Sometimes, it seems as if our habits are determined genetically. Like people saying, “Well, that’s just the way I am.” We’re accustomed to the way we are and people around us are accustomed to that too. That’s so typical of John – all brawn with a big heart. Mary is always so kind and caring of everybody. Tom is a real achiever, always was. Jacky is a loner. I’m not at all surprised she did the Santiago de Compostella pilgrimage alone.

This can feel very comfortable for years: this personality feels like home. But at some point in your adult life, it can suddenly lose its comfort. Big, brawny John’s relationship isn’t working out. Mary starts developing physical ailments and depressive moods. Tom is heading for a burnout and Jacky gets bogged down by an increasing sense of loneliness. They seem to be losing contact met themselves and with the world around them. And the question arises: Am I who I think I am?

Fear of rejection

John’s, Mary’s, Tom’s, and Jacky’s behavior is driven by a very deeply-felt fear of rejection. A fear that started in early youth. Experiences then, and it could be very small, unimportant experiences, had an enormous impact on the small, vulnerable child that they were.

Maybe John wasn’t allowed to cry when he was little. And talking about emotions was definitely not done. Maybe he naïvely tried to share his pain or feelings and was ignored or even laughed at by his older brothers. That hurt! He learned that he was a nobody if he cried; and he was a good guy when he hid his feelings.

Maybe Mary came from a big family. Her mother was always busy. Asking for time and attention only got you into trouble. But, when she was a good girl and helped out, she was rewarded.

Vulnerable children need to keep their place in the family. Without the care and attention of their parents, children can literally die. So the inner system will develop a strategy to survive and be of worth within the family system.

Survival strategies
will eventually lead to loneliness

In psychological terms, we call these survival strategies. They are essential to us when we’re young but lose their effectiveness as we grow older. And eventually they will lead to feelings of loneliness and worthlessness. Even though this is exactly what we tried to avoid. This is life’s great paradox.

The moments that we become aware of this, and these are often moments of great crisis, we become determined to behave differently from then on. But this isn’t very easy. Our patterns of behavior are deeply rooted. Our inner system is geared to avoid every situation that might revive the old pain. No matter what the cost.

Mary might try to say, “I’m sorry but you can’t ask me to help you today. I want to do something for myself today.” The other will react indignantly. This triggers the old pain of being rejected. Mary can’t stand the old pain, it hurts too much. It might even make her cry and cause her to lose sleep. But she could also react immediately and say, “Oh, no problem, I’ll do it for you and find another time to do stuff for myself.”

The emotional pain that Mary is feeling is much bigger than the interaction calls for. This is the wounded child inside that’s reacting, not the adult Mary. The adult could say, “Too bad, but I’m choosing for myself today. Period.”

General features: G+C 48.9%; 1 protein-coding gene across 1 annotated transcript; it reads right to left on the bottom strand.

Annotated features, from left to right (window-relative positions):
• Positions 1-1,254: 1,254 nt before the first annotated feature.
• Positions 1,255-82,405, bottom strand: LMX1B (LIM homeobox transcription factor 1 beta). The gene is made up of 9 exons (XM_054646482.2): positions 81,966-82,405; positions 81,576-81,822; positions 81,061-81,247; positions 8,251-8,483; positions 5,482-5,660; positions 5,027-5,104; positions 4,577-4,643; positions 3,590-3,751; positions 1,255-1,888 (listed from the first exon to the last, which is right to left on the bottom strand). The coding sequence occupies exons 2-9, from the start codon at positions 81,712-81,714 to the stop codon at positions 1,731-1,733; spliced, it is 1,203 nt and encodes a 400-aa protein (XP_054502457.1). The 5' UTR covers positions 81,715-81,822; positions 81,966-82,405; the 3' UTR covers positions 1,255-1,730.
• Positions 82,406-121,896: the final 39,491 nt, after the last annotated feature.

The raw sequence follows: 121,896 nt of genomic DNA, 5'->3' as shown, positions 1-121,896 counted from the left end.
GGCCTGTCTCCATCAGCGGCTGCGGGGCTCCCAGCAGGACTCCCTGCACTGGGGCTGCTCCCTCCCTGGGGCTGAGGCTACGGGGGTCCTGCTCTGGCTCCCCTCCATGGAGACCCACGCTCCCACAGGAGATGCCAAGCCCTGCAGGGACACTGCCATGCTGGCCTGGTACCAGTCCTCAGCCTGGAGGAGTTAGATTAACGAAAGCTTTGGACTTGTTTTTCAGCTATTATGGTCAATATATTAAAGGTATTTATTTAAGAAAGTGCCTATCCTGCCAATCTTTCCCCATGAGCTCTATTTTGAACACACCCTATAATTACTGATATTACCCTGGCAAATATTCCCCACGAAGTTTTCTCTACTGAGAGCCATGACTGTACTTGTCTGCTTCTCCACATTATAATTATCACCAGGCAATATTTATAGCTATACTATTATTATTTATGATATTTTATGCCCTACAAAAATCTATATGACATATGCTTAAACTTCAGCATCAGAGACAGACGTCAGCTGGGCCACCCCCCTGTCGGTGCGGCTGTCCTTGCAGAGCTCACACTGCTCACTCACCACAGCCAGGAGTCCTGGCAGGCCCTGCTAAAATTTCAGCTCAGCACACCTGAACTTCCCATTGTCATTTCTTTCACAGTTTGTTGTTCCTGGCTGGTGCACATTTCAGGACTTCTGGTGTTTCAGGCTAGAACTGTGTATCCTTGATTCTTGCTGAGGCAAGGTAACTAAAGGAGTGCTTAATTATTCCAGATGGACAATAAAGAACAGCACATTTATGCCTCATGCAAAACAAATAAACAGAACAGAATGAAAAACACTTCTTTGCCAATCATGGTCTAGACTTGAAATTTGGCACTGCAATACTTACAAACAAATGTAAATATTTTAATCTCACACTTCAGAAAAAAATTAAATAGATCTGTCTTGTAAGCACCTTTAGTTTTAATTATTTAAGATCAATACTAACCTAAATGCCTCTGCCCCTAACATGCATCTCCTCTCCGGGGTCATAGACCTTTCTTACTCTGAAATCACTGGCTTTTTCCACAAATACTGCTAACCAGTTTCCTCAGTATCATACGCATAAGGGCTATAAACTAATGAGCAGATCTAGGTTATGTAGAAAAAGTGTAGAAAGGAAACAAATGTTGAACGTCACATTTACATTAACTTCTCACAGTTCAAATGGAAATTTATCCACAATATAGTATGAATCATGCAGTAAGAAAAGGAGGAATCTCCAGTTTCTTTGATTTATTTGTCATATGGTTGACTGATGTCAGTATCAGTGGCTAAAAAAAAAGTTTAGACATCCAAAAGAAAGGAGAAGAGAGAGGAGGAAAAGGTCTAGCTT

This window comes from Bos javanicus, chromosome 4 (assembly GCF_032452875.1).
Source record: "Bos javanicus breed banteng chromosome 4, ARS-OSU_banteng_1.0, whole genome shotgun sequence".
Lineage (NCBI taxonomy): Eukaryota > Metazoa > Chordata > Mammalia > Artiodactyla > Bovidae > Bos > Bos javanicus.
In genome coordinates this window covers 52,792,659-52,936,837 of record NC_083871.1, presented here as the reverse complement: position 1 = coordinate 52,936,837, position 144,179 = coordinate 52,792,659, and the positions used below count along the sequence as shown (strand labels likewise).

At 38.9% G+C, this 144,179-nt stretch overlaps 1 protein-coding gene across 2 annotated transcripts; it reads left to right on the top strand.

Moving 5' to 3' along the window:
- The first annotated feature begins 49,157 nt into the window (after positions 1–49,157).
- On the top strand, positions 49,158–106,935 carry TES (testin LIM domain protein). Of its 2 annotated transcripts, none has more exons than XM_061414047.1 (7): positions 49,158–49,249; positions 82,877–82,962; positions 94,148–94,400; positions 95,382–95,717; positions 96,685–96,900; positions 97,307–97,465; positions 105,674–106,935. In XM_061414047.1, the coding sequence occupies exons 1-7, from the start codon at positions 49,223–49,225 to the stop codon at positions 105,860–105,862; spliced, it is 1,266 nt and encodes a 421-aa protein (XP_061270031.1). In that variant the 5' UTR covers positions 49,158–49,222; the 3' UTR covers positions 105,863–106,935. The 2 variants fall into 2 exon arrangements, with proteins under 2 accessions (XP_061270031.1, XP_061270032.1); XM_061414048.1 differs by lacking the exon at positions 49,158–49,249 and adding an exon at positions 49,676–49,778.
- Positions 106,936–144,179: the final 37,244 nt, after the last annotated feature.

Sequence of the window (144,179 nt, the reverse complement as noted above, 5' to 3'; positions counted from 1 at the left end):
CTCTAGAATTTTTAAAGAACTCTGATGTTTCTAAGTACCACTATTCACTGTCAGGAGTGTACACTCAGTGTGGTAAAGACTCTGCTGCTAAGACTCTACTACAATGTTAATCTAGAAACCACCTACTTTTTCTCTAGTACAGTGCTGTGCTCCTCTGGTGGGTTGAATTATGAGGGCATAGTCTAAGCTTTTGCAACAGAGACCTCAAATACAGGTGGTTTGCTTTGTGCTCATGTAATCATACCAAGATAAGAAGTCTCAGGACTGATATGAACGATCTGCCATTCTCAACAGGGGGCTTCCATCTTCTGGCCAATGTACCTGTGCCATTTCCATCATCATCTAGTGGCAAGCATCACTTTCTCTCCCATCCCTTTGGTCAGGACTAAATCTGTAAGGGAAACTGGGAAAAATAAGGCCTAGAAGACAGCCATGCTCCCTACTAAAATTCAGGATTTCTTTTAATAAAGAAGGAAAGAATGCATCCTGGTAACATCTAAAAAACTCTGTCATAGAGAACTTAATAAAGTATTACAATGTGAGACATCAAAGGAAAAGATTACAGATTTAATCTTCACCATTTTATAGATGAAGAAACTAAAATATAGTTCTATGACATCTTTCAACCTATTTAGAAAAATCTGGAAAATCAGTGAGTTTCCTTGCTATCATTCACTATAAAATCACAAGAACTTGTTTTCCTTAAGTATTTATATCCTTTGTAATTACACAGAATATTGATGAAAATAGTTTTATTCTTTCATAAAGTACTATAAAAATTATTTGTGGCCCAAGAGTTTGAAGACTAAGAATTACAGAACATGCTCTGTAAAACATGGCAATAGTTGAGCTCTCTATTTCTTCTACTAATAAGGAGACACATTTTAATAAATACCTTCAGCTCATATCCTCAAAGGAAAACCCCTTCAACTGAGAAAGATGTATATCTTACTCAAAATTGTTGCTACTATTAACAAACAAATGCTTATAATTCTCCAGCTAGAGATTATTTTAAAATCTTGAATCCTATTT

It takes courage
to face your deeper pain

If you do want to react more from your adult self – and less from your wounded inner child – you need to be able to face your deeper pain, instead of running away from it. This takes a lot of courage. Courage to do the opposite of what you are accustomed to doing. Thereby risking rejection, with all its pain

John is going to try to show his vulnerability more often. Mary says “No” more often. Tom will be satisfied with less than 100% and Jacky will reach out to other people more often.

So, maybe you will feel rejected when you do. Or maybe your environment can’t handle you behaving differently. Maybe this will hurt. Dare to experience that hurt feeling, dare to enter that raw and bare space, dare to feel the chill and the loneliness in every nerve of your body. Stay with this feeling and realize that you will not die, you are still alive. All that happens, is that you experience pain: an unpleasant sensation in your body. This sensation passes, it always does.

By doing this, you teach your system that you can coexist with the old pain. And, step by step (yes, it does take frequent practice), you will find yourself needing your survival strategies less and less.

The outcome? You feel connected to life again. You are light, powerful, and free! Free of cramps, free of dependence on the outside world. Maybe you will even feel free to do what you always wanted to do.

Your true nature is not who you think you are. Your true nature is not determined by all your old protective patterns. Your true nature is, by nature, free, radiant, flowing, and full of love.


The blogs on this site serve as support to coaches who want to deepen their skills and ground attitude. If you want to stand next to the other person as pure as possible, firm and grounded, free of projections and 'better', you require a high degree of awareness on your own being and functioning. Seeing again and again where you are entangled in an old story, where fear dominates and learning how to break that enchantment and move to trust. That's what all these blogs are about.
The best investment you can make as a coach is to work on your own personal growth. On your personal leadership. In the end, this applies to everyone who is looking for happiness and inspiration in their work. That is why the readers who are not coaches are of course very welcome to read along.